• Being sweeper in the last few kms is a bit like being the "Grim Reaper", every time you catch somebody, they dig a little bit deeper, and try to keep in front of you, and over the last 3km, about 90% of the runners I caught did this. One guy came back to me so fast, that he was only running about 6-30min/km pace, and when I caught him, he ran the last 2.5 km at about 5min/km pulling away!

• I hit the finish chutes at about 3-43-30 and walked the last 100 metres, urging the strugglers in, and overall, I think we got more home than I anticipated.

• I'm not sure if the "Good Day Theory" holds as much weight as people think, the wind was not a negative, but carrying a pacing flag certainly tells you which way the wind was blowing, and in the first 30km, it was not in our backs a lot though it was in the last 7 or 8 kms).

• I paced the 3-45 packs in Sydney and the Gold Coast, and the Melbourne runners appear leaner (as a pack), so maybe they were better trained. I also noticed that the number of runners walking over the last 12km was less than at the other two races.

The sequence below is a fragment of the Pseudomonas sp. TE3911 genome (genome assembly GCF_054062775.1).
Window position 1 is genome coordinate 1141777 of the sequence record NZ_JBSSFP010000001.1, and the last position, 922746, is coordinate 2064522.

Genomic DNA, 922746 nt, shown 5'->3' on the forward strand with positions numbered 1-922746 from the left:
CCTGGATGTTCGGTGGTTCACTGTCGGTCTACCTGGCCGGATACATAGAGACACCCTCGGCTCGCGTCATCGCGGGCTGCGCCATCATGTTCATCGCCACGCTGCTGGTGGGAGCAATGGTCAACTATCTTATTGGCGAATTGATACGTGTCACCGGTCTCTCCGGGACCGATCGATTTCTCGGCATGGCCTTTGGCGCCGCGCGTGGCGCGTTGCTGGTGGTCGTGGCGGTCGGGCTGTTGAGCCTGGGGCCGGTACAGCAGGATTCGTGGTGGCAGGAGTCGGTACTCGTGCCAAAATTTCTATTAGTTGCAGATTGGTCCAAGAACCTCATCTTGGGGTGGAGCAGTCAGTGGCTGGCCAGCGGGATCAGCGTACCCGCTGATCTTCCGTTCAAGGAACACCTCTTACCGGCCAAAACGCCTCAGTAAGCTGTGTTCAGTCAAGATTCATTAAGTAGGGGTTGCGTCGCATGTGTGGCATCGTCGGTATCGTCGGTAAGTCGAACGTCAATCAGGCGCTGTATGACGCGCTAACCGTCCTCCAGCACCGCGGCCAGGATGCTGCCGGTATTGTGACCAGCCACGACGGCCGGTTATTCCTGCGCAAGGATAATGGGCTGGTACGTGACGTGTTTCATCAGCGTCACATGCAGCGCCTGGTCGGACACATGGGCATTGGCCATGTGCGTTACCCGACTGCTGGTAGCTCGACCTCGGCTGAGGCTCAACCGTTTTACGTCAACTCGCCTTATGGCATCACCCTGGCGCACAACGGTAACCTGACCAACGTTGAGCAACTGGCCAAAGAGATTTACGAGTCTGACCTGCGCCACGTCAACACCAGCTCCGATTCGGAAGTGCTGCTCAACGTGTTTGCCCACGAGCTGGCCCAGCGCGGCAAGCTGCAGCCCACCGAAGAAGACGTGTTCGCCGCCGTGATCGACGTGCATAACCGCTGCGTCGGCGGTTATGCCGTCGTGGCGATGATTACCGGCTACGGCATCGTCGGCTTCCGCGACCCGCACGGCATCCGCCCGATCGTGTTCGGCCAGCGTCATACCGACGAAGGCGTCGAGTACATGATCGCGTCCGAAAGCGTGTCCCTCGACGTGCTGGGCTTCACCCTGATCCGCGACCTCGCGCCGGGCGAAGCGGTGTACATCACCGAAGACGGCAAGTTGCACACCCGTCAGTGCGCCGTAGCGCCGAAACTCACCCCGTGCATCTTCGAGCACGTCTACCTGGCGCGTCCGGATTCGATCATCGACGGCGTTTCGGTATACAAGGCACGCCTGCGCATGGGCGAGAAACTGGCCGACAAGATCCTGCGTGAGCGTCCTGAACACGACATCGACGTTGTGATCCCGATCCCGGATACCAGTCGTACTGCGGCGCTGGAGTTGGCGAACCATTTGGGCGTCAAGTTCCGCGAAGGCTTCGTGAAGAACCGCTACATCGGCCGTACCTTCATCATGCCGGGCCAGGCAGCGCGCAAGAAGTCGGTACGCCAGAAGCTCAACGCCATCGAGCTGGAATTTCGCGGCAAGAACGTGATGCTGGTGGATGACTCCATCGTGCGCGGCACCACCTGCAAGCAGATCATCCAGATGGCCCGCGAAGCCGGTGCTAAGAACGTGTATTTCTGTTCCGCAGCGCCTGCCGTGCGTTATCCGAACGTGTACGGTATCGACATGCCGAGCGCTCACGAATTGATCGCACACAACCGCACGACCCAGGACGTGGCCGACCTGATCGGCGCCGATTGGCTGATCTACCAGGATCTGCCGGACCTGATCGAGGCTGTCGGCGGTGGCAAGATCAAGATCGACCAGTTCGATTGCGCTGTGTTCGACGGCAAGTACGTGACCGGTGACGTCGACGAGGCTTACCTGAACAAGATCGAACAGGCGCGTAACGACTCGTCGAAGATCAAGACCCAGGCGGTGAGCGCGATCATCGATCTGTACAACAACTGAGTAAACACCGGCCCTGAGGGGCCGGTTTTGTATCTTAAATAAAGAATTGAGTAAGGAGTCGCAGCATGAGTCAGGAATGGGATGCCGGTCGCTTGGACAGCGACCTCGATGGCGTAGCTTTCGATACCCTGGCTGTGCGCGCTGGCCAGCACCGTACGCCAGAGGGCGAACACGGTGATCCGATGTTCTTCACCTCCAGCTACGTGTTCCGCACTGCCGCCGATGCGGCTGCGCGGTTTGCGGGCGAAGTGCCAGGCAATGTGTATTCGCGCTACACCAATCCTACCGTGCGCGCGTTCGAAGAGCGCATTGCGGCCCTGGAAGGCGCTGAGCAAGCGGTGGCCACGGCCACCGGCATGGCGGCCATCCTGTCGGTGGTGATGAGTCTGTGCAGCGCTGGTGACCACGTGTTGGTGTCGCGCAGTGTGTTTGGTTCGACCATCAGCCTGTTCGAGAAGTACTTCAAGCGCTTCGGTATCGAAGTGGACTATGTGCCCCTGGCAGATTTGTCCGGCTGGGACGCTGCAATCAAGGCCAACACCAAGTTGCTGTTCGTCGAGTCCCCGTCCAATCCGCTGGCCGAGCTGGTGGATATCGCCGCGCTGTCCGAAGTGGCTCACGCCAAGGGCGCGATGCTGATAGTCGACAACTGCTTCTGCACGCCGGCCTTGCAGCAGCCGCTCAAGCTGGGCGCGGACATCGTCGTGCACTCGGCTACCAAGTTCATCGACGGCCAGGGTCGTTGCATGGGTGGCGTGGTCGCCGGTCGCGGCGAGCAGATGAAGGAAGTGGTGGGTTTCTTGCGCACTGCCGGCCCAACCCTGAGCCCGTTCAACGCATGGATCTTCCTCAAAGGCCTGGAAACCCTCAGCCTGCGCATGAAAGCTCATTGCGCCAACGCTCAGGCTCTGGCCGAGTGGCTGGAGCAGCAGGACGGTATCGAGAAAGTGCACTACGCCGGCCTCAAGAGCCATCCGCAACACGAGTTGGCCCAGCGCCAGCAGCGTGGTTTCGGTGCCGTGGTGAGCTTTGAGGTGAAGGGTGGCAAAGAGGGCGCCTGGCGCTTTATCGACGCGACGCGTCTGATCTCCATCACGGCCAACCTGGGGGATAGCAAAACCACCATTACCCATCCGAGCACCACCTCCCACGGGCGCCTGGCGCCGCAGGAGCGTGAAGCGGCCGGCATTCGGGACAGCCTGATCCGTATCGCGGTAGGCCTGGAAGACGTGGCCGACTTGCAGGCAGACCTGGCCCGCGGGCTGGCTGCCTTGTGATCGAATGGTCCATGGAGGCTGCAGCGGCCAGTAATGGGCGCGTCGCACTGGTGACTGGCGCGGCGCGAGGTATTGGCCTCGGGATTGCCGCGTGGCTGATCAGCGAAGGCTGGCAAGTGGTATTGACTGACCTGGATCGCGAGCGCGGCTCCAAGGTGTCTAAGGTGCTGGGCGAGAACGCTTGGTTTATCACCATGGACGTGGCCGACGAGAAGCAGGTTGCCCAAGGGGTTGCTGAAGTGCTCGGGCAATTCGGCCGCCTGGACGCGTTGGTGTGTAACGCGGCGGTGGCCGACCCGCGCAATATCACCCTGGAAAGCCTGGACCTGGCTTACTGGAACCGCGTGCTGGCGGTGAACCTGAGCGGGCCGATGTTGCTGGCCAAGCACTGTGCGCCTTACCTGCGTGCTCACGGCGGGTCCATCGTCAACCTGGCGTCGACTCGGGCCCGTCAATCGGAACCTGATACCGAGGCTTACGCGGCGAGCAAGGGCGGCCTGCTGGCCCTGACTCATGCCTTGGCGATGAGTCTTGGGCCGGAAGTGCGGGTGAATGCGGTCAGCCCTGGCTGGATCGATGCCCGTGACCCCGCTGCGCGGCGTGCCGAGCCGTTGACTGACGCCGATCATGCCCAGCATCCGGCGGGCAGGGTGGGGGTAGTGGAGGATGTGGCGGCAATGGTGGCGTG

So, Bring on Melbourne 2007!

I will be running about 3-50 in 2007, and we will have a large pack of Spartans and friends, who will just be out for the day, to enjoy Melbourne's 30th Marathon, so if you want to join us, please do, if you don't think you are fast enough, then email me, and I will see what you can do to get faster!

From what I saw last Sunday, 90% of people who ran between 4hrs and 4-30hrs have the potential to run a Sub 4hr, and in general, they only have to "train smarter, not necessarily longer or harder!"

Bruce Hargreaves - S0039

Robert David Fickel
4.30 Pace Bus

This is my first experience as a pacer in the 2006 Samsung Melbourne Marathon.

After having run so many marathons (170) I thought it was time do something different. It started on the weekend of the Blackmores Sydney Marathon in September. Bruce (Digger) Hargreaves one of the Legends having run all Melbourne marathons - will run his 100th marathon in the 30th Samsung Melbourne Marathon 2007.

Bruce was the 3.45 pacer in Blackmores Sydney Marathon and a number of other marathons as well. As Bruce stayed at our place for that weekend I said to him I would run that pace with him as long as I could and gain some experience from him. I stayed with Bruce and a small group until the 26-28 km mark and finished in 3.56.38. Bruce finished in 3.45.